A Letter to Steve Jobs

Steve Jobs

 

Dear Steve,

How are you doing?  Are you liking it up there?  Hope it’s up there.  You’ve probably already rattled the big brass and let them know that you’re not going to put up with any imperfection–which, I think, is the general admonition of heaven anyway.

I’m reading your book–listening to your book.  Listening is such a better use of time. Walter Isaacson did an excellent job of writing it.  I wish he’d left out a lot of the words that sizzle my ears, but it is definitely worth the read–the listen.

As I sit here at my MacBook Pro to write this, I marvel at the insight and foresight you had to meet my particular needs.  I can carry this computer with me everywhere.  Right now I’m sitting in my bedroom in my favorite chair with it on my lap.  As I write, I get notices of any e-mails coming in–my connection to many people who, in the past, would have had to walk to a phone, stand there as they dialed my number, perhaps grimaced at a busy signal and then gone back to their work only to try again, perhaps with the same result.  Now they can e-mail me a message that can be sent to numerous people at the same time and each of us can read it at our own leisure. Not that anyone really has much leisure.  Also, without getting up, I can look up words on the thesaurus, check the weather, review my calendar, keep track of my finances and Skype my daughter in China.

Besides my laptop, what I really, really, want to thank you for is my IPhone which has become my constant companion.  I can be listening to a book on my IPhone with my Apple headset and when a phone call beeps in, I just touch the switch on the headset and I can talk to the caller.   Then I touch the headset’s button to end the call and my book starts playing again.  What a gift to someone like me!

In the past I would have been listening to a book through a headset hooked to a bulky CD player worn around my waist in a special holder.  My portable home phone would have been hooked to my waistband with a different headset attached. When the phone rang, I would have to turn off the CD player, take the headset out of my ears, put the phone headset in my ear and answer the phone.  I felt like a quick draw artist.

And the Apple Store–I love the Apple Store!  I know it took some doing to bring that vision to frution.  When I get frazzled and the finer points of needed technology zoom over my head like a B-22, I can sign up for a class or a One to One Session and get my questions answered while working on my particular project.  My project–not someone else’s that means nothing to me.  And I can sign up on my own phone in moments.  I don’t have to look up a number or talk to anyone or wait while someone can look up the availability of the class.  The organization of the whole place is astounding.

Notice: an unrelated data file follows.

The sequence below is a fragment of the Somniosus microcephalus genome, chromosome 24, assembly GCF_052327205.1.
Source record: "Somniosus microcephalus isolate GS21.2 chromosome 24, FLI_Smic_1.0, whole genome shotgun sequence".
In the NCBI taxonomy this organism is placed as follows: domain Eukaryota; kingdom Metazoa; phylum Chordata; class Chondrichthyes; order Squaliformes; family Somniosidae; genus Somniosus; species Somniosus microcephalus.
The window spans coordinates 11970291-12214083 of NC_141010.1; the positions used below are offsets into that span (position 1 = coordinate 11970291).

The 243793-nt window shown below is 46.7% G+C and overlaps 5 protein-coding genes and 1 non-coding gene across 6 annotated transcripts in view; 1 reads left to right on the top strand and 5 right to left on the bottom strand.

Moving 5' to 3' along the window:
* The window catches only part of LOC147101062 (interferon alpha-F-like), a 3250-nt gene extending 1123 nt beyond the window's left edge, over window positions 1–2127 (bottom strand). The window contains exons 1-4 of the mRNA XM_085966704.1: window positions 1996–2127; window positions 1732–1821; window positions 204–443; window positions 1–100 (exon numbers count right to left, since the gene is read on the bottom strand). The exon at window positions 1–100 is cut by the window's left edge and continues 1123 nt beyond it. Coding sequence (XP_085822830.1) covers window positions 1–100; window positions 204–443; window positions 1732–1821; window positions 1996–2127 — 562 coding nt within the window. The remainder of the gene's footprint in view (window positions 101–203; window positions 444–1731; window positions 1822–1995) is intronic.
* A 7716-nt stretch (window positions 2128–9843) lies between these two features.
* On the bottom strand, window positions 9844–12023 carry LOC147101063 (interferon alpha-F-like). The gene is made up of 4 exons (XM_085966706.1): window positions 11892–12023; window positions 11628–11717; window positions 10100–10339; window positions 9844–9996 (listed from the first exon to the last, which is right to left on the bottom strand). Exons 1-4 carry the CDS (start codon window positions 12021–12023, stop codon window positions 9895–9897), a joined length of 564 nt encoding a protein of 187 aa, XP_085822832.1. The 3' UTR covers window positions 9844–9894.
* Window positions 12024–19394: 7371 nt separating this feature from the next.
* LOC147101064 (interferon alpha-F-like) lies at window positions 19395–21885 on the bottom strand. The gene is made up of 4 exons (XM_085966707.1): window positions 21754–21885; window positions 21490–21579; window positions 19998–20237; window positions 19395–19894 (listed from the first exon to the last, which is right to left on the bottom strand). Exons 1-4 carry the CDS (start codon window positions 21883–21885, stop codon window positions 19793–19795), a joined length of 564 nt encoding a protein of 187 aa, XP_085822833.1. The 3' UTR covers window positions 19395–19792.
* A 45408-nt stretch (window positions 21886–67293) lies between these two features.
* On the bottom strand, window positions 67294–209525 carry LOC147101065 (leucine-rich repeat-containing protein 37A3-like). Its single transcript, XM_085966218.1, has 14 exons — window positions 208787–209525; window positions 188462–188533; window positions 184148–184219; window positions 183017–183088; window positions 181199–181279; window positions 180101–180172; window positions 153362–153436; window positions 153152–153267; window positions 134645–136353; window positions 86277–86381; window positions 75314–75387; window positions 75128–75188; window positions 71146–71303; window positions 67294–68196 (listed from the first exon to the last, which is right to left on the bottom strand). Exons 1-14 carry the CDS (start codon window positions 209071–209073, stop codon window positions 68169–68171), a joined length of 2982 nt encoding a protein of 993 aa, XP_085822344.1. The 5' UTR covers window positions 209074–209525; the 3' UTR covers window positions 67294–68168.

Your book didn’t portray you as a kind, gentle person, but geniuses can’t be all things to all people.  I don’t suppose Mozart had a serene and compassionate personality either.  I wouldn’t have lasted even two seconds in your presence.  You would have said I was “________” and I would have withered like my garden did in the last freeze.  We have all benefited by those who could stand up to you, though.  You needed them and they probably haven’t been given nearly enough credit for all the marvelous products created by Apple.

Your life wasn’t quite as long as you would have hoped but you accomplished so much.  Not only did your perseverance, hard work and innovation make a dent in the Universe as was your goal, I believe, but you changed my world–my own personal world and for that I thank you!

With gratitude,

Elizabeth W. Barrett

 

 

 

 

 

 

 

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One comment on “A Letter to Steve Jobs

  1. nancy Proffitt says:

    Well said!

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